FIND CLINICAL TRIALS

Why Participate in a Clinical Trial?

Thousands of people participate in clinical studies each year. Some studies need healthy volunteers, whereas others require participants with a certain condition or disease.

All participants are important to a clinical study. That’s because participants help researchers answer important health questions. These answers may help lead to the discovery of new medicines, which provides a unique opportunity to contribute to science.

In order to participate in a clinical study, specific eligibility criteria must first be met. These criteria help researchers identify appropriate candidates for participation and are designed to promote safety and accuracy of study results. The criteria may allow or prevent participation.

man and women reviewing details on a mobile deviceman and women reviewing details on a mobile device

WHAT IS INFORMED CONSENT?

Before participating in a clinical study, detailed information will be shared, and all participants must provide consent. The informed consent process is designed to protect patient safety. It is designed to ensure that all potential study participants have adequate information to make an informed decision about whether or not to take part. During this process, the purpose of the clinical study should be explained, including what the participant’s role would be, how the study will work, as well as the benefits and risks of participation and any alternatives to the study. Participants also learn about their rights, including the right to decide whether or not to take part in the study and their right to withdraw at any time, even if the study is not complete.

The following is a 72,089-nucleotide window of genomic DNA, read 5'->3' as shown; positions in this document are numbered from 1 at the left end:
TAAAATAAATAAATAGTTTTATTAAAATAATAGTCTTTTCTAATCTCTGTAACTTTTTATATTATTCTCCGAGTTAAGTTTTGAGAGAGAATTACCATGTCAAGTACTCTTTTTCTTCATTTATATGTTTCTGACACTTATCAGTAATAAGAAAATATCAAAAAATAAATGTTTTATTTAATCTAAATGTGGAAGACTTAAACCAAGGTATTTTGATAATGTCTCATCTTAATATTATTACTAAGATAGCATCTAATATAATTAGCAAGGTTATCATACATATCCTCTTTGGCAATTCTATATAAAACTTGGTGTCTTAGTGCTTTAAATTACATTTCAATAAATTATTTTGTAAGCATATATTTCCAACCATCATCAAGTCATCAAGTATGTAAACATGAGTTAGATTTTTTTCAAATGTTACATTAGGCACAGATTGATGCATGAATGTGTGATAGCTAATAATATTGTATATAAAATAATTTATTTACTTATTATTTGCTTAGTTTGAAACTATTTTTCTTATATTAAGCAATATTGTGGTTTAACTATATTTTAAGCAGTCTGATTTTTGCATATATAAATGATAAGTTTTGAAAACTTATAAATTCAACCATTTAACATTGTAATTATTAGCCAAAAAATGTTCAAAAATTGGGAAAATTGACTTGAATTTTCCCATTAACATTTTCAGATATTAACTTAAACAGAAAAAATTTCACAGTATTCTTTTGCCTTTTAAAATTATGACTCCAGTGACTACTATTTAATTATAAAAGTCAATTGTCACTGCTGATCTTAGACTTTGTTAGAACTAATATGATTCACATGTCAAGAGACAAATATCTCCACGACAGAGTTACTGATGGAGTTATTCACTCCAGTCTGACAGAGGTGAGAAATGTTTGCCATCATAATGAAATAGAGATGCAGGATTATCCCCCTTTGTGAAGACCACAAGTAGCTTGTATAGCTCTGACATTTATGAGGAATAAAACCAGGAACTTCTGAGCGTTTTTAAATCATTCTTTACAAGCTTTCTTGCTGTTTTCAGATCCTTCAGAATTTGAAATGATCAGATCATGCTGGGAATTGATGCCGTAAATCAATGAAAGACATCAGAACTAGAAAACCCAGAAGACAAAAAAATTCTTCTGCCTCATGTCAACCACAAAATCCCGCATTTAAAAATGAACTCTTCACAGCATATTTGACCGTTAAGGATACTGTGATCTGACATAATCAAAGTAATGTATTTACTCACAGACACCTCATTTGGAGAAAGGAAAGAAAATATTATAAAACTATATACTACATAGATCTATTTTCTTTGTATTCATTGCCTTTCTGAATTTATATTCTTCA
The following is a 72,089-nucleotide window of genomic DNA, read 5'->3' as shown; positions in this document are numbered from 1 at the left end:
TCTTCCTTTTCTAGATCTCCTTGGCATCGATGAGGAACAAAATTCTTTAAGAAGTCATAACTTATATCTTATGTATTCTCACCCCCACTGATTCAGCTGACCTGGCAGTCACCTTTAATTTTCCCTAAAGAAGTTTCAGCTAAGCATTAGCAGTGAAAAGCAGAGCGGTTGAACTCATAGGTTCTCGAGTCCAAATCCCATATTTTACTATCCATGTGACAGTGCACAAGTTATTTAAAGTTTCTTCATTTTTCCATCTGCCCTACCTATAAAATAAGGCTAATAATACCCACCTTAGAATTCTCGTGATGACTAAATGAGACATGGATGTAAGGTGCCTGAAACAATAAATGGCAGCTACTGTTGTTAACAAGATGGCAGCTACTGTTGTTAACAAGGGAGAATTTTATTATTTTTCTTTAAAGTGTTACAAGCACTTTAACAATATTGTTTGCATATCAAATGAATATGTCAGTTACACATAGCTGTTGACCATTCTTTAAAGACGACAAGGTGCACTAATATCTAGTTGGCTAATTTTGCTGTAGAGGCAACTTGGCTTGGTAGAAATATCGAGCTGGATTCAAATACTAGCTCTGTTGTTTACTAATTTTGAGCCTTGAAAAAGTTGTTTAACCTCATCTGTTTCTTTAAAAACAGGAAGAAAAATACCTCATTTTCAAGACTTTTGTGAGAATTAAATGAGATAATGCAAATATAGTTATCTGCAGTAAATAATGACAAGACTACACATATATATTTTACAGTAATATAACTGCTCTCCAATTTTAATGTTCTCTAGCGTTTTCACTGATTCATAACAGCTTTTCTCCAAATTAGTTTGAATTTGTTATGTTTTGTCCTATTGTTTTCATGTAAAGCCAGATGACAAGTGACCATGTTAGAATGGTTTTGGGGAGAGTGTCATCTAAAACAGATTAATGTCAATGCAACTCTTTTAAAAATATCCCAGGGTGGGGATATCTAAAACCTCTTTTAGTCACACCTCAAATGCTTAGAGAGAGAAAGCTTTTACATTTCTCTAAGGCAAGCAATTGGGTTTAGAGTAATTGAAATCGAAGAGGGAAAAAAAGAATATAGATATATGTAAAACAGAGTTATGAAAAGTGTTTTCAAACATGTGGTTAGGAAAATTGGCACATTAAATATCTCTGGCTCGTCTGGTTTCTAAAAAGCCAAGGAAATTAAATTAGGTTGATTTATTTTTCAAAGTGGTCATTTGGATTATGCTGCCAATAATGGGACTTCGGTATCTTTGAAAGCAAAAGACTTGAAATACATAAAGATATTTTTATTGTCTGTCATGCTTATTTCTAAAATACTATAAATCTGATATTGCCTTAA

image of man reviewing documents about a clinical trial

UNDERSTANDING CLINICAL STUDY BENEFITS AND RISKS

The following list of possible benefits and risks is not exhaustive. The informed consent form of a clinical study would specify the possible benefits and risks of that particular clinical study.

Possible Benefits

  • Gaining access to innovative, new, investigational medicines that may not be available outside of the clinical study setting
  • Getting an experienced team of healthcare professionals to closely monitor and care for your condition
  • Learning more about your own disease or condition
  • Helping to make a difference in the lives of others affected by the same disease or condition

Taking part in a clinical study is an important decision—and one that may be beneficial. That’s because all clinical study volunteers can help researchers learn something they didn’t know before. These findings can go a long way toward informing future medical advances.

Possible Risks

  • Increasing demand for your time due to the potential for more visits to the clinical study site, hospital, or treatment center
  • Experiencing side effects from the study medication or study procedures, which may range from minor to serious or life-threatening

As with any decision that affects your health, it’s important to discuss the benefits and risks of clinical study participation with your healthcare professional. Although the decision of whether or not to participate is ultimately yours, it’s important to make sure that you understand everything that is involved. It’s also important to know your rights. Ethical guidelines are in place to protect patient volunteers while science moves forward. Remember, as a clinical study volunteer, your participation is just that—voluntary. That means that you can leave a clinical study at any time.

Carefully consider the benefits and risks for each clinical study. Talk with your healthcare professionals, your family, and the research team. Ask questions and discuss your concerns. The more you know about clinical studies, the better prepared you will be to participate and receive the care you expect.